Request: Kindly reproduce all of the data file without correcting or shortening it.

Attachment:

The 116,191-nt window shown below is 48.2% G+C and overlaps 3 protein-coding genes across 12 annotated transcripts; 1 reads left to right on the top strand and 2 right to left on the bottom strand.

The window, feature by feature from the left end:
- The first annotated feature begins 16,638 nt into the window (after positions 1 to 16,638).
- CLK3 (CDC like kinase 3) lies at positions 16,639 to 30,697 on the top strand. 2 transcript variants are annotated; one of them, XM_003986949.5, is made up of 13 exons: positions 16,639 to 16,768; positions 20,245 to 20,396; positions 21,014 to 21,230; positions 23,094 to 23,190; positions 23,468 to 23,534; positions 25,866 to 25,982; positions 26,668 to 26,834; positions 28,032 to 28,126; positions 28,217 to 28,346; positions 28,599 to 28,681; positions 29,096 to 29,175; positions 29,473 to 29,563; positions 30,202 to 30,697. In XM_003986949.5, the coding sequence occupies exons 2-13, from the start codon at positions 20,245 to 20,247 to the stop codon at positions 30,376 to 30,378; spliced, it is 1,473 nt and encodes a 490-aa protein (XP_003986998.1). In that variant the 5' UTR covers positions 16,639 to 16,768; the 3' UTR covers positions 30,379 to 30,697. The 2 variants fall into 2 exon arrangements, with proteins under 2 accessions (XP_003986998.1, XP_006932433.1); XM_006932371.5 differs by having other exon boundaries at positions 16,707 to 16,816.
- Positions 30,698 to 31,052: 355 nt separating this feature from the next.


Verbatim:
The 116,191-nt window shown below is 48.2% G+C and overlaps 3 protein-coding genes across 12 annotated transcripts; 1 reads left to right on the top strand and 2 right to left on the bottom strand.

The window, feature by feature from the left end:
- The first annotated feature begins 16,638 nt into the window (after positions 1 to 16,638).
- CLK3 (CDC like kinase 3) lies at positions 16,639 to 30,697 on the top strand. 2 transcript variants are annotated; one of them, XM_003986949.5, is made up of 13 exons: positions 16,639 to 16,768; positions 20,245 to 20,396; positions 21,014 to 21,230; positions 23,094 to 23,190; positions 23,468 to 23,534; positions 25,866 to 25,982; positions 26,668 to 26,834; positions 28,032 to 28,126; positions 28,217 to 28,346; positions 28,599 to 28,681; positions 29,096 to 29,175; positions 29,473 to 29,563; positions 30,202 to 30,697. In XM_003986949.5, the coding sequence occupies exons 2-13, from the start codon at positions 20,245 to 20,247 to the stop codon at positions 30,376 to 30,378; spliced, it is 1,473 nt and encodes a 490-aa protein (XP_003986998.1). In that variant the 5' UTR covers positions 16,639 to 16,768; the 3' UTR covers positions 30,379 to 30,697. The 2 variants fall into 2 exon arrangements, with proteins under 2 accessions (XP_003986998.1, XP_006932433.1); XM_006932371.5 differs by having other exon boundaries at positions 16,707 to 16,816.
- Positions 30,698 to 31,052: 355 nt separating this feature from the next.